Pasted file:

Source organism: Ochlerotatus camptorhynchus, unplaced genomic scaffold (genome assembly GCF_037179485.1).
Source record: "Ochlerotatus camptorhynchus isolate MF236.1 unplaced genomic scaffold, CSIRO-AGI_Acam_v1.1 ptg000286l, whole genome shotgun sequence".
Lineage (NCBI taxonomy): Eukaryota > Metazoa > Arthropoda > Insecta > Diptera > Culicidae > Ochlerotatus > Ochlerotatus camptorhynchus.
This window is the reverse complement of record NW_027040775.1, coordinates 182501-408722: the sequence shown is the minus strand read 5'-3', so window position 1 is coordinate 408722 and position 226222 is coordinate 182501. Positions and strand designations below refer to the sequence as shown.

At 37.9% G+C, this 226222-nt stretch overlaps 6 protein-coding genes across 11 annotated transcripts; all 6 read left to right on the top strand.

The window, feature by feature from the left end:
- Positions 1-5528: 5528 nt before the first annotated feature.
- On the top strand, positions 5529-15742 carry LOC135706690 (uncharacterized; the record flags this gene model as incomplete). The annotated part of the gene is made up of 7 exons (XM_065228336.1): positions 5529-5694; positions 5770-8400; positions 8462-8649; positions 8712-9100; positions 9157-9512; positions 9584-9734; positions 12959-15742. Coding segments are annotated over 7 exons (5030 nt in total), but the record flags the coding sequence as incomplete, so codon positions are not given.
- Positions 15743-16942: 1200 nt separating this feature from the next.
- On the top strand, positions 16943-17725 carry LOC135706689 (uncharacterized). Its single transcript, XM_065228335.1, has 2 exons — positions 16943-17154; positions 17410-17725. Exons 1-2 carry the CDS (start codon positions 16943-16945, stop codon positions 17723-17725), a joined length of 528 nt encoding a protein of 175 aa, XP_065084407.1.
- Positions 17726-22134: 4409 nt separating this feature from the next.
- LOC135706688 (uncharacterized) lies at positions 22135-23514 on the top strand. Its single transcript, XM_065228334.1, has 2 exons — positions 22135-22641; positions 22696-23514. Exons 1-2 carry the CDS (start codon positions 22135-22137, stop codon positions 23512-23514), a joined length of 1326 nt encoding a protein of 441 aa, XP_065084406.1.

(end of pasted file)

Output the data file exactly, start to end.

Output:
Source organism: Ochlerotatus camptorhynchus, unplaced genomic scaffold (genome assembly GCF_037179485.1).
Source record: "Ochlerotatus camptorhynchus isolate MF236.1 unplaced genomic scaffold, CSIRO-AGI_Acam_v1.1 ptg000286l, whole genome shotgun sequence".
Lineage (NCBI taxonomy): Eukaryota > Metazoa > Arthropoda > Insecta > Diptera > Culicidae > Ochlerotatus > Ochlerotatus camptorhynchus.
This window is the reverse complement of record NW_027040775.1, coordinates 182501-408722: the sequence shown is the minus strand read 5'-3', so window position 1 is coordinate 408722 and position 226222 is coordinate 182501. Positions and strand designations below refer to the sequence as shown.

At 37.9% G+C, this 226222-nt stretch overlaps 6 protein-coding genes across 11 annotated transcripts; all 6 read left to right on the top strand.

The window, feature by feature from the left end:
- Positions 1-5528: 5528 nt before the first annotated feature.
- On the top strand, positions 5529-15742 carry LOC135706690 (uncharacterized; the record flags this gene model as incomplete). The annotated part of the gene is made up of 7 exons (XM_065228336.1): positions 5529-5694; positions 5770-8400; positions 8462-8649; positions 8712-9100; positions 9157-9512; positions 9584-9734; positions 12959-15742. Coding segments are annotated over 7 exons (5030 nt in total), but the record flags the coding sequence as incomplete, so codon positions are not given.
- Positions 15743-16942: 1200 nt separating this feature from the next.
- On the top strand, positions 16943-17725 carry LOC135706689 (uncharacterized). Its single transcript, XM_065228335.1, has 2 exons — positions 16943-17154; positions 17410-17725. Exons 1-2 carry the CDS (start codon positions 16943-16945, stop codon positions 17723-17725), a joined length of 528 nt encoding a protein of 175 aa, XP_065084407.1.
- Positions 17726-22134: 4409 nt separating this feature from the next.
- LOC135706688 (uncharacterized) lies at positions 22135-23514 on the top strand. Its single transcript, XM_065228334.1, has 2 exons — positions 22135-22641; positions 22696-23514. Exons 1-2 carry the CDS (start codon positions 22135-22137, stop codon positions 23512-23514), a joined length of 1326 nt encoding a protein of 441 aa, XP_065084406.1.